When Ravens tight end Todd Heap was drafted in 2001, he came to a city that first and foremost celebrated its Super Bowl-winning defense.
That defense forged the Ravens' reputation as the bully of the NFL, a team that punishes the opposing offense and hopes it scores enough points to be victorious in the end.
"The feeling was just, 'What can we do to help the defense out?'" Heap recently said.
Fast-forward to this season.
Through six games, the Ravens' offense ranks seventh in the NFL in total offense with 393.2 yards per game. If the offense continued that pace, it would crush the franchises' record of 357.7 total yards per contest over the course of a season.
Meanwhile, the defense has fallen to 17th in the NFL. The Ravens' current average of 332.7 yards surrendered per game would rank third-worst in Ravens history.
So, has Baltimore's vaunted defense given way to its burgeoning offense?
"Our defense is still a staple for us and now we're just adding the offense," Heap said. "We're trying to be a well-rounded team, a team that can go the distance."
Historically, the Ravens have found the most success with balance. In 1996, the Ravens surrendered a franchise-worst 368.1 yards per game, but set the franchise record for offensive total yards. That team finished 4-12.
The Ravens responded by spending three straight first-round draft picks on the defense (linebacker Peter Boulware, cornerback Dwayne Starks and cornerback Chris McAlister) and signed free agents including safety Rod Woodson and defensive end Michael McCrary.
"We started to put the pieces in place for what would become one of the most dominating defenses to ever be assembled in the National Football League," general manager and executive vice president Ozzie Newsome said in a Rave-TV exclusive video, Insights From Ozzie.
"As we were building the defense I think the offense started to suffer a little bit. To be honest, we thought we were a year away. But we didn't tell our defense that."
In 2000, the defense was second in total yardage and first in points allowed while the offense was 16th in the league – a Super Bowl combination.
The Ravens' offense dropped off in the years following, ranking in the bottom third of the league every season until 2008. The defense remained dominant, ranking in the top six in the NFL the past six seasons.
The pendulum swung too far the other way.
Like he did in putting the pieces together to build a championship-winning defense over several years, Newsome and the rest of the Ravens' management have focused on the offense in recent years.
Since 2003, the Ravens have selected an offensive player in the draft's first round every year they had a pick except once. They also signed free agent wide receiver Derrick Mason in 2005, traded for quarterback Steve McNair in 2006 and signed free agent running back Willis McGahee in 2007.
Last year the Ravens hired head coach John Harbaugh and offensive coordinator Cam Cameron and drafted strong-armed quarterback Joe Flacco in the first round. Suddenly, the pieces started to fit together.
The Ravens' defense continued its dominance, ranking second in the league in total yards surrendered. Buoyed by a rushing attack that was fourth in the league, the offense ranked 18th in the NFL in yards per game. The combined result was an appearance in the AFC championship game.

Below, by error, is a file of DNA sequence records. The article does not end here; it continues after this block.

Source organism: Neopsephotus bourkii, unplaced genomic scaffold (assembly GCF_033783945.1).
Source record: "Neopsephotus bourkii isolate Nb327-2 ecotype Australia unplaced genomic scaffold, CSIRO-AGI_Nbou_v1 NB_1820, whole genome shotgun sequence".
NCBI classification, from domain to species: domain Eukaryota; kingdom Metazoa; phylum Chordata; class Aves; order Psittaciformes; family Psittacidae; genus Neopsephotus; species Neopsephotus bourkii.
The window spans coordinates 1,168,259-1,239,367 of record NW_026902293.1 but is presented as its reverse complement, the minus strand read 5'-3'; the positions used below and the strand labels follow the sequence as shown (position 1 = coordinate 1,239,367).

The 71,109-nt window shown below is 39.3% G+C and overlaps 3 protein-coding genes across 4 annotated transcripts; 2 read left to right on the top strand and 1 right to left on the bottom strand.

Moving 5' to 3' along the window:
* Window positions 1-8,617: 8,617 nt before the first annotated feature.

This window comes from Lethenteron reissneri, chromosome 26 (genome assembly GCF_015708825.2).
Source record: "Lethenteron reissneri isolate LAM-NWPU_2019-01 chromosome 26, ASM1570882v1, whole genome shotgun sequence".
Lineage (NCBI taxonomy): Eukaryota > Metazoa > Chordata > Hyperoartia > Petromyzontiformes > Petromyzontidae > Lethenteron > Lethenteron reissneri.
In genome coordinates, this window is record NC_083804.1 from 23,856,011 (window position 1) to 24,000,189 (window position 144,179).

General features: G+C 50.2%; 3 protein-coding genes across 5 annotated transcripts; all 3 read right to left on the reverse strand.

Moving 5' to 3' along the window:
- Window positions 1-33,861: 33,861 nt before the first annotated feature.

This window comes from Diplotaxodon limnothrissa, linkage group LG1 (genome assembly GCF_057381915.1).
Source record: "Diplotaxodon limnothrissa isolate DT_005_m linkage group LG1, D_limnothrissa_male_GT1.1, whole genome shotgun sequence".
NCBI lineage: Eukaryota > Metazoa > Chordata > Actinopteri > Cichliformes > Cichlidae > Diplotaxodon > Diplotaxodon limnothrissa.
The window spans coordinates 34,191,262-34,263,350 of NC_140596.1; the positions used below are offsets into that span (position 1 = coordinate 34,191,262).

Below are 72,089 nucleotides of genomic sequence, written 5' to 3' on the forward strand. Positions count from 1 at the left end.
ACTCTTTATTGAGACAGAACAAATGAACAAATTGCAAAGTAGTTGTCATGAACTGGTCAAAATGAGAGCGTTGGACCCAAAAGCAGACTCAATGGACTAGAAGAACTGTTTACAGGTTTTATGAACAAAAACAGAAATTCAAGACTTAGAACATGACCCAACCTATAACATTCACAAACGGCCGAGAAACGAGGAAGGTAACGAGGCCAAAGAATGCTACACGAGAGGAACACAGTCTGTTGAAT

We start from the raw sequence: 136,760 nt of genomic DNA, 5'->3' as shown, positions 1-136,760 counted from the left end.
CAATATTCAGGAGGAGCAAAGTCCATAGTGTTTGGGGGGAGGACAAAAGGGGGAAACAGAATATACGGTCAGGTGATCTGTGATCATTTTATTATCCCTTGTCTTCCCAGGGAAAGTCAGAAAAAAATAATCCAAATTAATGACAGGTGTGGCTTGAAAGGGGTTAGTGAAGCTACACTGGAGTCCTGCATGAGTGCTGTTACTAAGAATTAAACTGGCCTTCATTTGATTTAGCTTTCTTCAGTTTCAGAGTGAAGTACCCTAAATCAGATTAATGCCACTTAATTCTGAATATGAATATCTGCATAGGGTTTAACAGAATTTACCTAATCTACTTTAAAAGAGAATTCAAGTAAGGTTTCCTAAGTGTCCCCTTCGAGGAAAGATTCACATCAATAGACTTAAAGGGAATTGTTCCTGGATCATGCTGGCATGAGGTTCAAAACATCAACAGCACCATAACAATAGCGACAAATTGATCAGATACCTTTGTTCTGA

The Ravens have taken the next step this season and opened up the passing game. Flacco has matured so quickly within the Ravens' offense that Harbaugh and Cameron have unleashed his potential on the NFL. The Ravens have attempted the second-most passes in the NFL and Flacco ranks fourth in passing yards through six games.
"We take pride in that if the defense isn't playing so well, we're able to give them a cushion if they need it," Mason said. "But we still understand, that our defense is good. They're still, basically, the cornerstone of what this franchise was built on. As an offense, we want to make sure we make their job a lot easier."
But just as the offense has emerged, the see-saw has tipped the other way. The Ravens' defense has uncharacteristically been the team's Achilles heel in a three-game losing streak. Its pride has been cut as well, as the unit saw its 39-game streak without allowing a 100-yard rusher snapped – twice.
"I think the defense, we have to hold up our end of the bargain and do what we do; and that's stop people," defensive tackle Kelly Gregg said. "And we're not doing that right now."
The last thing the Ravens are blaming the skid on is an identity problem. Players and coaches said the offense and defense doesn't compete against one another and isn't concerned if one unit outshines another.
"That's a media thing," linebacker Jarret Johnson said. "'What's your identity? Who are you? What kind of team are you?' You hear that all the time on T.V. Honestly, that's bull. It's all about playing your technique, playing physical and trusting each other. Your identity is your identity."
What the Ravens strive for is balance. More specifically, to have both units balanced at the top of the league.
"I think it's a good identity to have where people say, 'That's a good football team. They're good all the way around; there's no way you can slice the cake or give credit,'" running back Ray Rice said.
"Defense wins championships, but you need the offense to score points. To be saying we're an offensive team doesn't fit us. When they know about this Ravens team, they're going to say, 'That team was a physical, good football team.' That's what we aspire to."